Peter Corrigan: Why the refs and the fans need a look-in

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The Independent Online

Fifa's decision last week to censor what video replays spectators can be allowed to see on the giant screens present at every World Cup stadium in Korea and Japan must lead to a serious review of future policy regarding video evidence.

Fifa's decision last week to censor what video replays spectators can be allowed to see on the giant screens present at every World Cup stadium in Korea and Japan must lead to a serious review of future policy regarding video evidence.

Screens are here to stay, and if we want fans to keep turning up they have to be offered a similar viewing service to that available to the idle slobs who stay at home. "Being there" is not supposed to be a disadvantage. This has been my only complaint against Cardiff's Millennium Stadium, where the screens stay blank when fans are desperate to take another look at a goal, near-miss or controversial incident.

I found myself in the unusual position of agreeing with the Fifa president, Sepp Blatter, when he decreed at the start of the tournament that they would be showing "warts and all" replays.

But the warts turned out to be too uncomfortable for referees, and when there were rebellious murmurings from England supporters attending their first match against Sweden, Fifa began to backtrack and finally ruled that disputed incidents would not be repeated on the screens.

There had been cases of players using replays to back up their protests to referees and at least one suspicion that a ref had sneaked a quick look at the screen before giving a decision.

I can see reason for the disquiet, but replays can calm as often as they incite. When Portugal's João Pinto was sent off for a foul on Korea's Park Ji-Sung on Friday, referee Angel Sanchez was subject to a physical hassling by furious Portuguese players. I'm surprised they got away with it. Had they bothered to glance up, they would have seen that Pinto was lucky to avoid a charge of attempted wounding.

Portugal, who had another player justifiably sent off, went out of the competition swearing that they had been robbed. The screens would have given the lie to that excuse.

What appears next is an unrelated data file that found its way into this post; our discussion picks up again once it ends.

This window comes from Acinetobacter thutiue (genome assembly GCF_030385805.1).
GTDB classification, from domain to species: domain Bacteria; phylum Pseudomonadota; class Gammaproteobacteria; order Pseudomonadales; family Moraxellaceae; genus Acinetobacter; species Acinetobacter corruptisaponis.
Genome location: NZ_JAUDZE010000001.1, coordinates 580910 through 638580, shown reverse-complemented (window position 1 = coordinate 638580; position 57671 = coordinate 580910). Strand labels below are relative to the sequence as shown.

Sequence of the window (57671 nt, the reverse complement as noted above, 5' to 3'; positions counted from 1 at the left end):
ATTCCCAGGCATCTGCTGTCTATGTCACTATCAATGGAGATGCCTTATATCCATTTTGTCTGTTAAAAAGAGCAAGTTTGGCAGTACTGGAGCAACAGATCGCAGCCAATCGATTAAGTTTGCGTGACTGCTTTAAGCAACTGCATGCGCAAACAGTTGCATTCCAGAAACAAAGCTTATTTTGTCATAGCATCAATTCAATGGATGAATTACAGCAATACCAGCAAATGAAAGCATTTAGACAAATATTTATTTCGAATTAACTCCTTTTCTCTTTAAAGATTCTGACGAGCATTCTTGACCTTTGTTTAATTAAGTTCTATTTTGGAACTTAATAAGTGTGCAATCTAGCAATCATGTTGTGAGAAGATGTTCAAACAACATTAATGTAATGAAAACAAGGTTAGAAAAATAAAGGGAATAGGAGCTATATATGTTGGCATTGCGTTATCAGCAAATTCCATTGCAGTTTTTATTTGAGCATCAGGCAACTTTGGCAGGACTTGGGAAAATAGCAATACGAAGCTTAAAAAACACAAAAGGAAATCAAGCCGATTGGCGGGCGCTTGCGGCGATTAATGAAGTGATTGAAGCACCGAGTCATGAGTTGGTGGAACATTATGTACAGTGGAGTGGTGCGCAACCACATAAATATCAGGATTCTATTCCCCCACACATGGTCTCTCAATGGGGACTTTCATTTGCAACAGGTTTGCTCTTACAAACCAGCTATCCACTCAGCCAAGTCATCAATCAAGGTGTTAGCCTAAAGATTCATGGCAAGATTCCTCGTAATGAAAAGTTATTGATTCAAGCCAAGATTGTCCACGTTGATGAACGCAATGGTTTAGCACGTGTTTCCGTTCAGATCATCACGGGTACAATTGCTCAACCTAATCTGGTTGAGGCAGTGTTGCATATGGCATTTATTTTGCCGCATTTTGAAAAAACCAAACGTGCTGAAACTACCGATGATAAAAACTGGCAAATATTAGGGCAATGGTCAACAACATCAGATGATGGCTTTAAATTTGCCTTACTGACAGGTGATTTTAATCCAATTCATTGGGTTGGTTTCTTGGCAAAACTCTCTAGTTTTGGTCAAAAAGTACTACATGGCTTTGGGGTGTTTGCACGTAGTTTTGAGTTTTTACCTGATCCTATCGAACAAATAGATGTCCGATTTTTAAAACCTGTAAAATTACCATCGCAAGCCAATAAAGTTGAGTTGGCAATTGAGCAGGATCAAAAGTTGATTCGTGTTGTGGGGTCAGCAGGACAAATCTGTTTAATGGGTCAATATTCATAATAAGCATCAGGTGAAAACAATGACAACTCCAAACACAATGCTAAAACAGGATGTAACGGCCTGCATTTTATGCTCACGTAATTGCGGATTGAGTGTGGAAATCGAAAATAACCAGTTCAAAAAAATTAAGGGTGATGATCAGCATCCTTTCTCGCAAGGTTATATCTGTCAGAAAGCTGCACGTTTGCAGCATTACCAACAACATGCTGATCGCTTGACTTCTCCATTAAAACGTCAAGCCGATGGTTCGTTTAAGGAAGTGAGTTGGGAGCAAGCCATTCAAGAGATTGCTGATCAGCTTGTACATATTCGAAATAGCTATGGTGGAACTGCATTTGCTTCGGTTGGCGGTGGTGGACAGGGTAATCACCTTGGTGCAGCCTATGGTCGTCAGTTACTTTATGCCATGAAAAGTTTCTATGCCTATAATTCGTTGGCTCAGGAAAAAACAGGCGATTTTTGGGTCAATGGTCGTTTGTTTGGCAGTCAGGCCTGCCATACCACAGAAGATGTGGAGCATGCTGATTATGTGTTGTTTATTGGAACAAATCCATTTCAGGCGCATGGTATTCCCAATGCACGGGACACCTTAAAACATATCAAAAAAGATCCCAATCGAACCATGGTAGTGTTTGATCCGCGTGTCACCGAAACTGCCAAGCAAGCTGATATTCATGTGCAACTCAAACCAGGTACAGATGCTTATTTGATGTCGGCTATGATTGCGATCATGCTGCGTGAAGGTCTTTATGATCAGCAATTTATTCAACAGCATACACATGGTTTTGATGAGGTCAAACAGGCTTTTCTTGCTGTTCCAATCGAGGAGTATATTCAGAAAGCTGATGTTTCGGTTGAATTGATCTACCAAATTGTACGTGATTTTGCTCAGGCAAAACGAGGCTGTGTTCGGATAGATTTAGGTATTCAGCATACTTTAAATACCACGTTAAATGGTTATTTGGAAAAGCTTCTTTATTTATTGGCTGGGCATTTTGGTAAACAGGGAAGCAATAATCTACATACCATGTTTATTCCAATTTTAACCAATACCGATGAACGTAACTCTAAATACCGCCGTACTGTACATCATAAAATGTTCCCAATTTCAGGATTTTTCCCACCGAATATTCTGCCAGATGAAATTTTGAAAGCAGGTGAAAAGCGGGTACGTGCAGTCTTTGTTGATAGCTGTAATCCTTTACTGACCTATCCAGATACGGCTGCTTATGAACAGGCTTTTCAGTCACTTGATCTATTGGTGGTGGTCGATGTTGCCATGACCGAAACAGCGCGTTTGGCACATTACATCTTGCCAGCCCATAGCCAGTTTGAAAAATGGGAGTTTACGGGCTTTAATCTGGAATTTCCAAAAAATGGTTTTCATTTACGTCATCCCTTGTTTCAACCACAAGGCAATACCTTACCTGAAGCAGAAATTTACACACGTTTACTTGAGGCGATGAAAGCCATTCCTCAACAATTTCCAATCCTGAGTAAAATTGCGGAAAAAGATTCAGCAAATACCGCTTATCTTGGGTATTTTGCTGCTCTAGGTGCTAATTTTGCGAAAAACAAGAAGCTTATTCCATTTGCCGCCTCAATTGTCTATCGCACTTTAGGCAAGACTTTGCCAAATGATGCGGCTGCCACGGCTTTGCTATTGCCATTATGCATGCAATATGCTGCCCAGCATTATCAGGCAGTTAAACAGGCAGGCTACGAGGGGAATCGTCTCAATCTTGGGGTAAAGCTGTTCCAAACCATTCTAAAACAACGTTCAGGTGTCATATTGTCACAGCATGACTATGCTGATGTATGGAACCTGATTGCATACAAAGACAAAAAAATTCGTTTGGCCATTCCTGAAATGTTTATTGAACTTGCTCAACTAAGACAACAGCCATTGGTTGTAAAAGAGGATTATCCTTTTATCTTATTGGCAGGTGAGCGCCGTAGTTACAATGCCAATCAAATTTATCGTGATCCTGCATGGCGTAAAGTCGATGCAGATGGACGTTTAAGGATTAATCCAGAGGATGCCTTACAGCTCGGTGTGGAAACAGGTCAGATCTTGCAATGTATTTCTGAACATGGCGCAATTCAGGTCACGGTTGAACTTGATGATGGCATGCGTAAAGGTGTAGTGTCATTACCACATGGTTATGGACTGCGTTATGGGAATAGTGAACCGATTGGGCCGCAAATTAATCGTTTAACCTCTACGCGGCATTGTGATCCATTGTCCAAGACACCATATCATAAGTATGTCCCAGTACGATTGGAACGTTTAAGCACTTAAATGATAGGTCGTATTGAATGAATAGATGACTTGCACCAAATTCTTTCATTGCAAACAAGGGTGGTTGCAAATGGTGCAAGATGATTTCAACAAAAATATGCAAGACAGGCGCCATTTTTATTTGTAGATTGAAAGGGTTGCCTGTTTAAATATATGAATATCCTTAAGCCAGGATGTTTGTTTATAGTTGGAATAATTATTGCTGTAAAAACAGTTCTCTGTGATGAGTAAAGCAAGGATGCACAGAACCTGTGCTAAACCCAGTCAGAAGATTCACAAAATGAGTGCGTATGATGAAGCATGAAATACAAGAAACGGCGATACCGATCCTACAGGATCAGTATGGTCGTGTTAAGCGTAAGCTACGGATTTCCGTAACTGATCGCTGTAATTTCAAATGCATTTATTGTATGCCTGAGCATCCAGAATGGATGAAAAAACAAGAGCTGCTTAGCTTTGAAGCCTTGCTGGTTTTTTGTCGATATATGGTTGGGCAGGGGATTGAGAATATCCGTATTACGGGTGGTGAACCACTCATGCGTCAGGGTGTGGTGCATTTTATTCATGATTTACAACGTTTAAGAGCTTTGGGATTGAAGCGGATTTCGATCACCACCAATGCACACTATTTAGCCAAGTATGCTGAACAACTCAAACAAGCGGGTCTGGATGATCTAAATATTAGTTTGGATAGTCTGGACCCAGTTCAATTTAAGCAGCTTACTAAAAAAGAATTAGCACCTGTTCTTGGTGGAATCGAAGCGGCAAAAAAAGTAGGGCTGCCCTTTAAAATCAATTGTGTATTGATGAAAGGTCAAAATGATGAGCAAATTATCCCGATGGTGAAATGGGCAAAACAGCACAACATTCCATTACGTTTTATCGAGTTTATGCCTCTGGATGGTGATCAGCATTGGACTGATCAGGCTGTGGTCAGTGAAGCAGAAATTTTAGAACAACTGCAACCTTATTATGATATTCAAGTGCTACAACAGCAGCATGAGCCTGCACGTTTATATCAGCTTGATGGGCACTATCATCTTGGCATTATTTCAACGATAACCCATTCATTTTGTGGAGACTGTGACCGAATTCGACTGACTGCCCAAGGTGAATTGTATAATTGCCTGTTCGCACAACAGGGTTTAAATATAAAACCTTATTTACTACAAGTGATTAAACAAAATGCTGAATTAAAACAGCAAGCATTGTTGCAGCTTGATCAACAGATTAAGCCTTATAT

The Italians were entitled to be incensed by the goal they had disallowed for offside in their match against Croatia. The replay showed the decision to be farcically incorrect, but it could have sent Italy home. The English referee Graham Poll, who is officiating out there, claims that the replays put too much pressure on the referees and, quite rightly, points out that the existing laws do not permit them to use video evidence to change their decision.

After a long prevarication about the use of the video to help adjudicate on difficult rulings, the time has surely arrived for a change in the law. It is one thing to have to refer to a video ref at the back of the stand but it is another when the ref can see the incident again in a matter of seconds.

We do not envy referees when they have a split-second decision to make and have to respect their opinion. When the truth is soon available at a glance, it is ridiculous not to take advantage.

One of the arguments against the use of the screen as an adjudicator is that the process would hold up the game. But after almost every dodgy tackle the victim goes down like a shot stag and a M*A*S*H unit runs on from the sidelines.

There is plenty of time for the ref, and the spectators, to consult the screen and see what really happened. It would soon become an integral part of the game and would remove most of the controversy that seems to follow every peep of the whistle.

Fifa have a reputation for studying the craziest suggestions for reforming the game, from bigger goals to splitting a game into quarters instead of halves. This proposal has so many merits that they cannot ignore it.